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In "Better Call Saul", season 4, at the end of the episode 2 when Gus Fring pronounces the final sentence, his voice tone is made lower, the voice itself is made louder and some reverberations are added.

"Better Call Saul" is not known for using fancy-pancy effects just for fun, it's all realistic there so I wondered what was the reason for using this sound effect? It gives a huge touch of evil to Gus and the scene but we already know who and what he is, so in this regard there is no new information for us.

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Better Call Saul" is not known for using fancy-pancy effects just for fun, it's all realistic there so I wondered what was the reason for using this sound effect? It gives a huge touch of evil to Gus and the scene but we already know who and what he is, so in this regard there is no new information for us.

As you've stated the effect allows for the audience to see/feel Gus in a more evil light. It's true this is not new for Breaking Bad fans, but the point of the scene, or really the season, is not solely about new information, but rather finding a way to "bridge" the two stories together, as season is beginning to "overlap" into the Breaking Bad reality according to the Eps.

“This is the best season yet,” Vince Gilligan told Comic-Con today of Better Call Saul’s fourth season that starts next month. “The overlap between Better Call Saul and Breaking Bad gets closer and closer,” added the creator of the Bryan Cranston-Aaron Paul Emmy winner and co-creator of its prequel of sorts, driving the cavernous Hall H crazy with anticipation.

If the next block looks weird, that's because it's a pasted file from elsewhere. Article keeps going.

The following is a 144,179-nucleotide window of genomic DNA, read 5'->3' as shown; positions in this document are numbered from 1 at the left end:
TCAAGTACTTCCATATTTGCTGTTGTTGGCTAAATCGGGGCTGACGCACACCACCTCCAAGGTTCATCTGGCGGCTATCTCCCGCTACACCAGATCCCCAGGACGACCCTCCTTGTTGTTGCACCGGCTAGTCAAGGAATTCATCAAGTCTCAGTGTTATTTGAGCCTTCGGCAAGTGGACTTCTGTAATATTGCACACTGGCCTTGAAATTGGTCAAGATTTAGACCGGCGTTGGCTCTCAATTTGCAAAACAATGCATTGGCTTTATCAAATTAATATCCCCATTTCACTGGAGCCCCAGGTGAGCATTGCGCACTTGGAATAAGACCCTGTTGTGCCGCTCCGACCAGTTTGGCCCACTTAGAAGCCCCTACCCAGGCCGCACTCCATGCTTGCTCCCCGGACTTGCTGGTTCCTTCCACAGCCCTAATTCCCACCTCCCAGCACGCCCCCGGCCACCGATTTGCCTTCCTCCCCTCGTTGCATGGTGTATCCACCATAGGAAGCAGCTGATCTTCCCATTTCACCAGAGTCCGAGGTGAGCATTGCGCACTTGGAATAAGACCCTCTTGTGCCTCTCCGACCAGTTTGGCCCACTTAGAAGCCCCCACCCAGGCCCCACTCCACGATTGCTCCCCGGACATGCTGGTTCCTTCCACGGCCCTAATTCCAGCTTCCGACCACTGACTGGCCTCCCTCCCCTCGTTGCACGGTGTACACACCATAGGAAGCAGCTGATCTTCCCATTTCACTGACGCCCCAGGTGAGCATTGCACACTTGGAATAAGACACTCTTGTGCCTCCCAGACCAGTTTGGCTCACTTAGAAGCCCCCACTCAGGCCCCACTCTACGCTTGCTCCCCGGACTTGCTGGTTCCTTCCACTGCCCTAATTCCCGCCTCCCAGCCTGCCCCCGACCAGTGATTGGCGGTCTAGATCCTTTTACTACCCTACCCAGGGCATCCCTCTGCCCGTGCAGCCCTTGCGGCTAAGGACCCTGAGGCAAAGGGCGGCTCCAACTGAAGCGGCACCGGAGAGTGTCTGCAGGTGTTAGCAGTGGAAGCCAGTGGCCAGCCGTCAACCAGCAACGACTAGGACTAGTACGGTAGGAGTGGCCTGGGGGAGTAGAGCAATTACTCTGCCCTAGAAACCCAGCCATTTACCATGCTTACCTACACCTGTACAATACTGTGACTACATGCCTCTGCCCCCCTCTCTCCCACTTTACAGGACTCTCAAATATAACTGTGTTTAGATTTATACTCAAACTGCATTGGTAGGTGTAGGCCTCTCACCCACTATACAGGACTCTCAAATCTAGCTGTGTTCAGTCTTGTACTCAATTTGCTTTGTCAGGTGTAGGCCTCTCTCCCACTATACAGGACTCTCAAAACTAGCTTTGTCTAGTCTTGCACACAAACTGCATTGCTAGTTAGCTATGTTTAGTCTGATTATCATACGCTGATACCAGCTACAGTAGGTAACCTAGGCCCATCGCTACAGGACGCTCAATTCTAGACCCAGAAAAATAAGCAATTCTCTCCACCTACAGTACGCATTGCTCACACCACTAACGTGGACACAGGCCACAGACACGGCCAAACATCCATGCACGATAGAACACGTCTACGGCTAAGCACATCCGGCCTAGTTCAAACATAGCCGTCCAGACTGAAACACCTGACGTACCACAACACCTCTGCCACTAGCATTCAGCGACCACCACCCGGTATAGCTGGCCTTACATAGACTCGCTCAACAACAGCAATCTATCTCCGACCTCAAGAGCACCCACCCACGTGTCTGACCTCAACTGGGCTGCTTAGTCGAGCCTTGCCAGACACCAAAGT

You are going to see some stuff,” Gould cryptically declared before showing a clip of the Bob Odenkirk-portrayed slimy lawyer who first appeared on Breaking Bad in its second season in 2009. “You want the last hill on the rollercoaster to be the scariest of all,” Gilligan added.


If one has noticed, the first episode of season 4 didn't feel like Better Call Saul at all. Jimmy was nearly non-existent due to having a complacent demeanor with little dialogue; Nacho's scenes were super intense; a Breaking Bad character turns up for a cameo or two, and the score was closer to a Breaking Bad score. Really only Howard's never ending "speech" and Mike's warehouse stint were the only shred of comic relief that Better Call Saul leans more heavily on. It was also just stated in a podcast that the future scenes are actually right at the tail end of Breaking Bad between episodes 5.15 and 5.16.

In addition episode 4.02 also had another scene with Jimmy were he was a bit more over the top and self sabotaging than usual, closer to what will be Saul Goodman. We also saw another character blow up in a way we never have before.

It makes sense that the writers would have to blend tones of these shows together to better bridge them for the sake of both stories.

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